Courtesy of the Pierpont Morgan Library

Manuscript page by Parisian Artists (c. 1250). In this richly illuminated fourpaneled manuscript page God appears four times in scenes depicting creation and Adam and Eve in the Garden of Eden. On the fifth day of creation, a bearded God, upper left, with a cruciform halo raises his right hand in the western gesture of blessing, as his left hand rests upon the globe of the world. The sun and moon, created the day before, ride high in the sky. The “great whales” and “every winged fowl according to this kind” (Genesis 1:21) cavort in the newly made creation, and from above angles fly down, their hands extended, perhaps to applaud the deity.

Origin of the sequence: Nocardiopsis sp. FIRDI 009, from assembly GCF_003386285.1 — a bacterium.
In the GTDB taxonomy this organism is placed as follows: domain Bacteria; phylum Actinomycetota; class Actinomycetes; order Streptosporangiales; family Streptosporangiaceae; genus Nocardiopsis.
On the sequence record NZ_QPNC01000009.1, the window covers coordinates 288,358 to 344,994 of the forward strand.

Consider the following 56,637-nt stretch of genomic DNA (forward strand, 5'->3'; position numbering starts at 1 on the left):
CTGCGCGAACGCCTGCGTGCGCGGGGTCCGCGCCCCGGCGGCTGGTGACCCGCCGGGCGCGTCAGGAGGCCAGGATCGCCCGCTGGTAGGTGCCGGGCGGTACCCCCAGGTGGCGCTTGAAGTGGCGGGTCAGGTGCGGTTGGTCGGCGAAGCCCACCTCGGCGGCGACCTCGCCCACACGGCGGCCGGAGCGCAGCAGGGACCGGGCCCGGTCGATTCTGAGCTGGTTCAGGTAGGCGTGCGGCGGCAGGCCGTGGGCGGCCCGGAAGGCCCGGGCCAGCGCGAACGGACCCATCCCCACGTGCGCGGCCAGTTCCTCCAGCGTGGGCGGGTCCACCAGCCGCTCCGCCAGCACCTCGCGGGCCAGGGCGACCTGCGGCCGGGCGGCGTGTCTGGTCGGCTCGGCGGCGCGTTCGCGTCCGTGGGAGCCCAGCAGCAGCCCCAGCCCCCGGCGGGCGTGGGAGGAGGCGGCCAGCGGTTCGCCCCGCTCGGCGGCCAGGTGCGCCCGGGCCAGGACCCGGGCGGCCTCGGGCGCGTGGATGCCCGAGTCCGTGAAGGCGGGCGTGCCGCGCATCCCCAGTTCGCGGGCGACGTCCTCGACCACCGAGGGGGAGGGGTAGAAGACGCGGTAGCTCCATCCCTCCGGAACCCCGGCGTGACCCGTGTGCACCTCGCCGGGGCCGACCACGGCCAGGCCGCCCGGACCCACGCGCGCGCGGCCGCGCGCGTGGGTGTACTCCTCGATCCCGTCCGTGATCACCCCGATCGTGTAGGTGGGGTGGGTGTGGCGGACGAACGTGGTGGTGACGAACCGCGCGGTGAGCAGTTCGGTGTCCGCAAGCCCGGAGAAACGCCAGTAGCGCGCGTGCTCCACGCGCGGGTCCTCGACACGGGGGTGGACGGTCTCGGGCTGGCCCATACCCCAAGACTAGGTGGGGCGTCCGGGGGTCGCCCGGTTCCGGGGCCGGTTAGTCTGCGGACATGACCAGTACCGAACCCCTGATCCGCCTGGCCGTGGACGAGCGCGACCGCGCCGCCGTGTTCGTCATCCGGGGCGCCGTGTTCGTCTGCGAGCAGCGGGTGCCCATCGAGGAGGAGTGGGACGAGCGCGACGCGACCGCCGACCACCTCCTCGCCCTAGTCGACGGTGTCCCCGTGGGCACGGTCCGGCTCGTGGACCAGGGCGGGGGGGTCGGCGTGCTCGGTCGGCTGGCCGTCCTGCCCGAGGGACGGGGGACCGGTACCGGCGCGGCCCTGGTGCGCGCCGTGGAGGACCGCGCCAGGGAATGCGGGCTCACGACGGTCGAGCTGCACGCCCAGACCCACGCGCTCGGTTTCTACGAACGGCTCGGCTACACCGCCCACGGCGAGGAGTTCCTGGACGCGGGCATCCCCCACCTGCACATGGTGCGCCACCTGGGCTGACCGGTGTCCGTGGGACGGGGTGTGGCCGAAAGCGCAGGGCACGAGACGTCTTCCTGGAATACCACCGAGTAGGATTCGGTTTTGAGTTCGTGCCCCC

On the sixth day of creation, upper right, God creates Adam. God’s gesture with pointed finger seems admonitory, and he grasps Adam’s arm as one would a wayward child’s;and indeed Adam’s figure is smaller in scale than his creator’s.

Then, again, with the gesture of blessing (lower left), God draws Eve forth from Adam’s side as Adam lies with his head propped up on a plant-covered hillock. In the same scene, God instructs the modest couple aout the tree of the knowledge of good and evil. At the lower right, we see Adam and Eve each greedily bite into a fruit while dancing toward the tree and grabbing another fruit. Presiding over the event is a smiling French wench who has a chic headdress but who also has the body of a green dragon with graceful red wings.